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Andrew Dolkart

From Wikipedia, the free encyclopedia

Andrew Dolkart.jpg

Andrew Scott Dolkart is a professor of Historic Preservation at the Columbia University Graduate School of Architecture, Planning and Preservation (GSAPP) and the former Director of the school's Historic Preservation Program. Professor Dolkart is an authority on the preservation of historically significant architecture and an expert in the architecture and development of New York City. He was described as someone who is "without peer among New York's architectural researchers" by architectural critic Francis Morrone[1] and he has written extensively on this topic. Before joining the faculty at Columbia he held a position at the New York City Landmarks Preservation Commission and worked as a consultant. Dolkart holds a Bachelor of Arts degree from Colgate University (1973) and a Master of Science degree in Historic Preservation from Columbia University (1977); he is a popular lecturer and walking tour guide.

Historic Preservation

In an interview with the Columbia Daily Spectator Dolkart recalled that he first became interested in Historic Preservation in his first year of graduate studies in Art History.[2] Dolkart has had a continuous presence in the preservation field in New York since he graduated from the Historic Preservation program at Columbia in 1977. In 2014 he received the Historic District Council's Landmarks Lion award. He has authored many of the New York City Landmarks Preservation Commission's reports and served as an editor for the first edition of the Guide to New York City Landmarks. In 2008 he was named Director of the program in Historic Preservation at Columbia University,[3] a position previously held by James Marston Fitch (1964–1977), Robert A.M. Stern, and Paul Spencer Byard (1998–2008). In 2009 he was awarded tenure, becoming the second tenured Director in the history of the Historic Preservation program. He served as director until 2016. Along with Jay Shockley and Ken Lustbader, Dolkart is a founding member of the NYC LGBT Historic Sites Project, begun in 2015. He is currently a Project Director.

Philosophy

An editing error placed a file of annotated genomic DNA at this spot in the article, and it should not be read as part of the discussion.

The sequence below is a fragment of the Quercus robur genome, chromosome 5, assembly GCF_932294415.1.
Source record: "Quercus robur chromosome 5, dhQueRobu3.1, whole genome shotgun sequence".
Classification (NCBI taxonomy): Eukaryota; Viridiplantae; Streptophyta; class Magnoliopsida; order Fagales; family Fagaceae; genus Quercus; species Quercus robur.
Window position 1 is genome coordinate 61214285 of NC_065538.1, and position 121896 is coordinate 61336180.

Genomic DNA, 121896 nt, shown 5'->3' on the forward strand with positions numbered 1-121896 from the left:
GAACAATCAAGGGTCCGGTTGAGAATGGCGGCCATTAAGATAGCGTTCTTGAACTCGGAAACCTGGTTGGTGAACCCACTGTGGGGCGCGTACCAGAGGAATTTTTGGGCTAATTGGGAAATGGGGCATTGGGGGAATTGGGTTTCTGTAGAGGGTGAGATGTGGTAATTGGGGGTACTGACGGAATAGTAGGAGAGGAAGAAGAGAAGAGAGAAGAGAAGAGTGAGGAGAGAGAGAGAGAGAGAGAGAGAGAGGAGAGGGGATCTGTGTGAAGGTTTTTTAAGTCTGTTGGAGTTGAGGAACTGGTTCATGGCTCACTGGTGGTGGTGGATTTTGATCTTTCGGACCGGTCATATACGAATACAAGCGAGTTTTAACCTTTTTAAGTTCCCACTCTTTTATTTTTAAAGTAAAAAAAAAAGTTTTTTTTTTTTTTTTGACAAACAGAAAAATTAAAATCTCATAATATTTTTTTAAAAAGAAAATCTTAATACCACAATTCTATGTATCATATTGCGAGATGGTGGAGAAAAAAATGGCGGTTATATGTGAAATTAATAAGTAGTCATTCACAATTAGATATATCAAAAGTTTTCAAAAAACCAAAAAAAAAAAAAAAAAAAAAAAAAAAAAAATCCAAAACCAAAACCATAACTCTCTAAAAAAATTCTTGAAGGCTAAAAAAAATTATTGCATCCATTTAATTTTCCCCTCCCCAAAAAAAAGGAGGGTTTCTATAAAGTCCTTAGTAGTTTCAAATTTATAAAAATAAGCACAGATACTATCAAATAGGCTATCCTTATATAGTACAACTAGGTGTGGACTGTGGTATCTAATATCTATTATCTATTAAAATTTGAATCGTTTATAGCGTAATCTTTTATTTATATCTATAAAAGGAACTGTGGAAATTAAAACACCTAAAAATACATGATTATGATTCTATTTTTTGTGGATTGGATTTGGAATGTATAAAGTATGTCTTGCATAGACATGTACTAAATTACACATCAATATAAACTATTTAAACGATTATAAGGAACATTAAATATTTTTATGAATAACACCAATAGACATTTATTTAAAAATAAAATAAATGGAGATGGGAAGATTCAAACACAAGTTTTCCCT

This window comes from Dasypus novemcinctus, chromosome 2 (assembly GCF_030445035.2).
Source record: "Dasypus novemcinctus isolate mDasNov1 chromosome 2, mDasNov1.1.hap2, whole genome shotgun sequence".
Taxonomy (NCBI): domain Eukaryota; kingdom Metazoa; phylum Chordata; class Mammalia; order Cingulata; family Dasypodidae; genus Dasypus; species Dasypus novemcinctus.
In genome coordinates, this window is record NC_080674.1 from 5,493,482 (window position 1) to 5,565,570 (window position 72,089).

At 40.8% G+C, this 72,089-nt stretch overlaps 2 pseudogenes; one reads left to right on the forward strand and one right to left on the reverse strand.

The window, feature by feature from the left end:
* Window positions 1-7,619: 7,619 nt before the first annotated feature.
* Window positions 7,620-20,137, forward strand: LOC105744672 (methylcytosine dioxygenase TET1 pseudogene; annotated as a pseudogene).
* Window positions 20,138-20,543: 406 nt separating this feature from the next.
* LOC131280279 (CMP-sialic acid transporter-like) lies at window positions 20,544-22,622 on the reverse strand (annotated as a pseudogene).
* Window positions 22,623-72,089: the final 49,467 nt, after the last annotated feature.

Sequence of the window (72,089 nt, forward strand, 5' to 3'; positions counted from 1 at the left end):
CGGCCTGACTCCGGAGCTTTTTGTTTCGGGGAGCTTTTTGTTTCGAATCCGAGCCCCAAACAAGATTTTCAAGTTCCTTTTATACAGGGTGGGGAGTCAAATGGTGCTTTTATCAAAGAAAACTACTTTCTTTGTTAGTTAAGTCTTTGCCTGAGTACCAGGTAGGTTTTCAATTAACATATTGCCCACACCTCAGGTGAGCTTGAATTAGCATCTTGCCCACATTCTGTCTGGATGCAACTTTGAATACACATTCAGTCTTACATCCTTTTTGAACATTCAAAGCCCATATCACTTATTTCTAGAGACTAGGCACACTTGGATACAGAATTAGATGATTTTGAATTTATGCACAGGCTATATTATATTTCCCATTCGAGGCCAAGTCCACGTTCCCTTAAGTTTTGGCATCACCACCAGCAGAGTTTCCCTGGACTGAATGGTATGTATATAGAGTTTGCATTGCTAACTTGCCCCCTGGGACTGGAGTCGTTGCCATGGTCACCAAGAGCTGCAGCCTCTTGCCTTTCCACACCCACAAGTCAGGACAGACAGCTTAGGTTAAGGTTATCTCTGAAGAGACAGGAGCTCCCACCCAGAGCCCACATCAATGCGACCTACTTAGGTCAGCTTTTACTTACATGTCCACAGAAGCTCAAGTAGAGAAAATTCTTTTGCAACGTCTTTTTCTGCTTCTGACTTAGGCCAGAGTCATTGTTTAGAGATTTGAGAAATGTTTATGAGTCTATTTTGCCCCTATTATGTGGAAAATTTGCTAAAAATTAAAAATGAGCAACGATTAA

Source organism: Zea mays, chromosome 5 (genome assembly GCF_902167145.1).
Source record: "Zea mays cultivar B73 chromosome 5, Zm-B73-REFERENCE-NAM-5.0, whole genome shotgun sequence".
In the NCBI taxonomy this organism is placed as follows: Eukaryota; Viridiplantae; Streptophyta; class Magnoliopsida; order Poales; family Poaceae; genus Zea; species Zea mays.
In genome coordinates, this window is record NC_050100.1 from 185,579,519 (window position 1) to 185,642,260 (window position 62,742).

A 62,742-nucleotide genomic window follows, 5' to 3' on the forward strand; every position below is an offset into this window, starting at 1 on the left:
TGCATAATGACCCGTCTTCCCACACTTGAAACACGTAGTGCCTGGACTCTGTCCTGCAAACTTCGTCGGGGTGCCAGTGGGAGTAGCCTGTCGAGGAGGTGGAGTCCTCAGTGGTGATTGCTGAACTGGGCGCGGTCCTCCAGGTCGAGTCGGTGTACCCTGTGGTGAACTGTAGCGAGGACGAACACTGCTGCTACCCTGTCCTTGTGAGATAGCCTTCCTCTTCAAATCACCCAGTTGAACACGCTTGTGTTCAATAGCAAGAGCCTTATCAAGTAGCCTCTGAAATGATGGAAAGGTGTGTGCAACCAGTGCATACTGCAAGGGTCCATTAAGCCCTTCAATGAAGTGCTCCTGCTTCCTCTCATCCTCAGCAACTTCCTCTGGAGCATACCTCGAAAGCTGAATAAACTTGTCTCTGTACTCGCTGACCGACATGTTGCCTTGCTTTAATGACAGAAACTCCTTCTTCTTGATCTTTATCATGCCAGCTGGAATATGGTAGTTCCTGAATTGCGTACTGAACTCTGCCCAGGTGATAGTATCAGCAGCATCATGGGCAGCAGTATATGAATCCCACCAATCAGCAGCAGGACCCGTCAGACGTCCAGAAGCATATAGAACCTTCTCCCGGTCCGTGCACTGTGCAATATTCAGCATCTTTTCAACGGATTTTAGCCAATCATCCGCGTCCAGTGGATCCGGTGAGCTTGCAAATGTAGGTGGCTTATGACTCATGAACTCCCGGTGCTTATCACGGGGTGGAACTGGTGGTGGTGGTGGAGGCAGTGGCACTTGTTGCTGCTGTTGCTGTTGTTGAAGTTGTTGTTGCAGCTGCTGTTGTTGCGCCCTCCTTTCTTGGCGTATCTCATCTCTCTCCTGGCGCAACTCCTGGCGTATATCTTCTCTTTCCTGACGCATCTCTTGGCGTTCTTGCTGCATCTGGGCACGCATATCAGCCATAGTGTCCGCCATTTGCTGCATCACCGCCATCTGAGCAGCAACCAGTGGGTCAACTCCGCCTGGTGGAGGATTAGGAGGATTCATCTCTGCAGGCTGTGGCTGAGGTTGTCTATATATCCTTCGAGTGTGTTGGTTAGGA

In his teaching and writing Dolkart stresses the importance of Vernacular architecture based more on commercial need than strictly stylistic preferences. Much of his work emphasizes the practical and economic aspects of buildings, whether they were constructed to meet the needs of the garment industry, tenement housing, or high-end housing designed primarily to meet the profit objectives of speculative real estate developers. His presentation style uses humor and irony: "I trace my ancestry back to the Mayflower," Dolkart writes in the forward to Biography of a Tenement House in New York City: An Architectural History of 97 Orchard Street. "Not to the legendary ship that brought the Pilgrims to Plymouth, Massachusetts, in 1620, but to the more prosaic tenement on the southeast corner of East Broadway and Clinton Street named the Mayflower, where my father was born in 1914 to Russian-Jewish immigrants." On its webpage describing Dolkart's book, a staff writer from the Lower East Side Tenement Museum states, "For Dolkart, the experience of being raised in a tenement became a metaphor for the life that was afforded countless thousands of other immigrant children growing up in Lower Manhattan during the past century and more. Dolkart presents for us a precise and informative biography of a typical tenement house in New York City that became, in 1988, the site for the Lower East Side Tenement Museum...This book is a lasting tribute to the legacy of immigrants and their children, who were part of the transformation of New York City and the fabric of everyday American urban life." In 2009, Dolkart published "The Row House Reborn: Architecture and Neighborhoods in New York City, 1909-1929," a pioneering study of the rediscovery and redesign of run-down urban row houses in the early 20th century and the creation of an entirely new type of urban housing. This award-winning book is both an investigation of this important movement in New York real estate and housing history and an advocacy piece seeking an appreciation for and preservation of these houses.